• (3) Have you learned anything that surprised you or changed a misconception you had?
    • From John Sparks
      "Throughout my short time in this program I have become more aware of some misconceptions I had on certain topics. This learning process has been very surprising in many ways! For example, at the beginning of the internship program I was confident in my ability to define information security. Throughout my rotation, I asked someone from each group to give a definition for information security. This question produced a lot of different responses. It seemed that everyone defines information security in their own way. So I have come to the conclusion that information security is comprised of multiple parts, and cannot be effective unless all areas are working correctly."
  • (4) How do you think the Enterprise Security internship will help you after graduation?
    • From Rebecca Hu
      "The experience is definitely going to help after graduation if I pursue the route of a security career. As we’ve discussed, Columbus has the "happy problem" of having more open security jobs than people who are qualified to fill them. Another great way that this internship is shaping me is through the opportunity to deal with so much data. Not many people can say that they have had the opportunity to deal with many clients that are the size of Ohio State."
  • (5) Do you have any advice for the next wave of Enterprise Security interns or to students who are considering careers in the information technology and security field?
    • From Wesley Brown
      "I would suggest that anyone looking to get into both the Enterprise Security internship program or the information technology and security fields in general, should go out and start teaching themselves. Learn as much as you can and aim to learn something new or improve upon something every day. Let your curiosity about technology guide you to what to learn. Knowing even a little bit about a lot of things will go a long way and being a life-long learner will help immensely as the technology field never stops changing."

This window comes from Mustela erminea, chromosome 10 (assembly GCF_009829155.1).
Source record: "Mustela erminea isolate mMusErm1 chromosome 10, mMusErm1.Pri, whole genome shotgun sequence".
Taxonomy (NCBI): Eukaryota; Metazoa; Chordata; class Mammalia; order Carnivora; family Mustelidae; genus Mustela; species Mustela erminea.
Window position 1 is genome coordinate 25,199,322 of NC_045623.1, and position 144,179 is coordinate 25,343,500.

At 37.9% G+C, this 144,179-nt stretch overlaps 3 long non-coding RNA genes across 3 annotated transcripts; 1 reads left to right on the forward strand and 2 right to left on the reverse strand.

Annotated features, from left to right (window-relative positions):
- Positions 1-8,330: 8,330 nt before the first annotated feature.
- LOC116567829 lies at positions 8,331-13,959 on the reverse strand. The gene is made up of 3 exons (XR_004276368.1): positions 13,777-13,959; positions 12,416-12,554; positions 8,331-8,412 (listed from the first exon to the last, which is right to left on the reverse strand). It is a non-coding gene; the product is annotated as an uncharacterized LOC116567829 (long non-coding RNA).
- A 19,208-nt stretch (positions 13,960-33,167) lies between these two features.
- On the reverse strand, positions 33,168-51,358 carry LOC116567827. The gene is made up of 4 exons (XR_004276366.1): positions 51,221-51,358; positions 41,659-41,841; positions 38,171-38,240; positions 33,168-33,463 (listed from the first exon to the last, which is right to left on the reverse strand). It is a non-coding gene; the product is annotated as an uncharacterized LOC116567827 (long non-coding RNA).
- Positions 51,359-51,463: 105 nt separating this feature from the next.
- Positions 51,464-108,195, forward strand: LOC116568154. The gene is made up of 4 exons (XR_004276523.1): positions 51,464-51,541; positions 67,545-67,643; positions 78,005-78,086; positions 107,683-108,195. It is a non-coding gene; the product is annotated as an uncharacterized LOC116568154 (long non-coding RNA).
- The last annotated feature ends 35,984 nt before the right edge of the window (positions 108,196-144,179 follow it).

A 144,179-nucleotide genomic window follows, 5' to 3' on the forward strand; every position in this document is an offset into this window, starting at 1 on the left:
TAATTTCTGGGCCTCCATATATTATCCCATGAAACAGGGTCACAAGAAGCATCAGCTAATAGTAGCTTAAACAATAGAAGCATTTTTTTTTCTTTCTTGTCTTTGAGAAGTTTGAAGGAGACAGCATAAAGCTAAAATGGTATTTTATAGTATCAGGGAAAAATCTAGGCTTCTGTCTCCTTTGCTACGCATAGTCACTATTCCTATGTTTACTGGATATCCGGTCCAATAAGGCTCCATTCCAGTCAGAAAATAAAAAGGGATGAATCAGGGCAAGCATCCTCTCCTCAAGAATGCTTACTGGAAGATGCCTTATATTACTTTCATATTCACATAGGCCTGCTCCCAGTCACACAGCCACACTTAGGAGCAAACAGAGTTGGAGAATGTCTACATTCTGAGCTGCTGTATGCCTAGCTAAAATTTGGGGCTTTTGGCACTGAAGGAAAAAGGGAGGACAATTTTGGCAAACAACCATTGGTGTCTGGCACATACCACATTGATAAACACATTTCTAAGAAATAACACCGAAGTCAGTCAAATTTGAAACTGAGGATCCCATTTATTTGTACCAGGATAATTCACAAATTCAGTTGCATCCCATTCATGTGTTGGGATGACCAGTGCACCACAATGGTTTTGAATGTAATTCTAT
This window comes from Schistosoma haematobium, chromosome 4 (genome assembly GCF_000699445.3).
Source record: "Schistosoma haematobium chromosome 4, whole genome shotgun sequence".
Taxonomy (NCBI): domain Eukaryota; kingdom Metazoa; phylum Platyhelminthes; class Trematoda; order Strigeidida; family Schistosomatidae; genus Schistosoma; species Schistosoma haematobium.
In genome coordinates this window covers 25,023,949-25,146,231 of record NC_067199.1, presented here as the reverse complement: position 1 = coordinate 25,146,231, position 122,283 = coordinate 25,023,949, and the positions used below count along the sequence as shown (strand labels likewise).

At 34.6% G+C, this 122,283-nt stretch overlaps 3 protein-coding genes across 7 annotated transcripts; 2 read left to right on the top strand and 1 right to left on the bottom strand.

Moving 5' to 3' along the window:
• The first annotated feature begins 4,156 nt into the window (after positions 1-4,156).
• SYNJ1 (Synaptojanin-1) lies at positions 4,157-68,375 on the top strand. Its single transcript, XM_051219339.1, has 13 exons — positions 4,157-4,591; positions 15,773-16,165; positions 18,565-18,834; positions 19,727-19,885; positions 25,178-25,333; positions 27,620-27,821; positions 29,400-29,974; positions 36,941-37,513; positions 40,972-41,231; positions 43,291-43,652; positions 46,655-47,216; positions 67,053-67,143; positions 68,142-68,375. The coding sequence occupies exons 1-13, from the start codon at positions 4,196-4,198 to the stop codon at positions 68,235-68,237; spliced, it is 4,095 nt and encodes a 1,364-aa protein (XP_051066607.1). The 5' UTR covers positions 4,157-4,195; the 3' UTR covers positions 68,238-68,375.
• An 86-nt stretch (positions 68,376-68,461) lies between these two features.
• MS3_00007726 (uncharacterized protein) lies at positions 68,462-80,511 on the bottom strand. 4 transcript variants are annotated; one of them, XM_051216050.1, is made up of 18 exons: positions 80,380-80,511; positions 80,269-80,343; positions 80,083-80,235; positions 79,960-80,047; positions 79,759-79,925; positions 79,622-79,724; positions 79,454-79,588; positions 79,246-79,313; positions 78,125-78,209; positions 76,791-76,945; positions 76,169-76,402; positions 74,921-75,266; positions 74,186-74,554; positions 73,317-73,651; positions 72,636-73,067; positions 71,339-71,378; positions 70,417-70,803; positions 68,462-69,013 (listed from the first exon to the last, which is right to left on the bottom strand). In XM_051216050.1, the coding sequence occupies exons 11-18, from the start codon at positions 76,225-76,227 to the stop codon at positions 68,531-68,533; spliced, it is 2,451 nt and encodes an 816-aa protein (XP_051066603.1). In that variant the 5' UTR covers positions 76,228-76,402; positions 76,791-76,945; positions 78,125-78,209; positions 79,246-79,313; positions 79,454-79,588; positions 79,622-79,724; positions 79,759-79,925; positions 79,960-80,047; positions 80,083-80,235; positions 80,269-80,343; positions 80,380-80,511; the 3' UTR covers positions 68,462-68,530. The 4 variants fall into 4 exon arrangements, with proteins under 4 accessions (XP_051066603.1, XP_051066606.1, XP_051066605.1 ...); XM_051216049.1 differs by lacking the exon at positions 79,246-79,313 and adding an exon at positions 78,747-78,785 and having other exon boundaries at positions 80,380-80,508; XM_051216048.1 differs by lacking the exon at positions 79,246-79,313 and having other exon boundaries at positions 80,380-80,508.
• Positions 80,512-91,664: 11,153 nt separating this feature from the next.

Many thanks to our Information Security interns Wesley Brown, Adam Creech, Victor Cuarton, Rebecca Hu and John Sparks for taking the time to share their experiences, energy and enthusiasm.

Do you want to know more? Here is how the Enterprise Security internship works:

  • Begin the three-year program in the summer between first and second year of coursework
  • Work with the Enterprise Security team full-time during the summer and 20 hours per week during autumn and spring semesters
  • Rotate through different security functional areas during the first year
  • Choose a concentration in the area of the student’s choice (based on availability) for the remaining two years
  • Participate in supplemental security training opportunities throughout the year (conferences, lunch-and-learns, etc.) from ES staff or guest instructors
  • Participate in local security networking groups
  • Work on assignments that are short-term (6 to 12 week defined efforts) or long term, participating in ongoing operational functions
  • Get paid for your skills and knowledge, while working a flexible schedule
  • Finish the program and be matched with external employers during the summer before graduating

Do you know a student who might be interested in applying?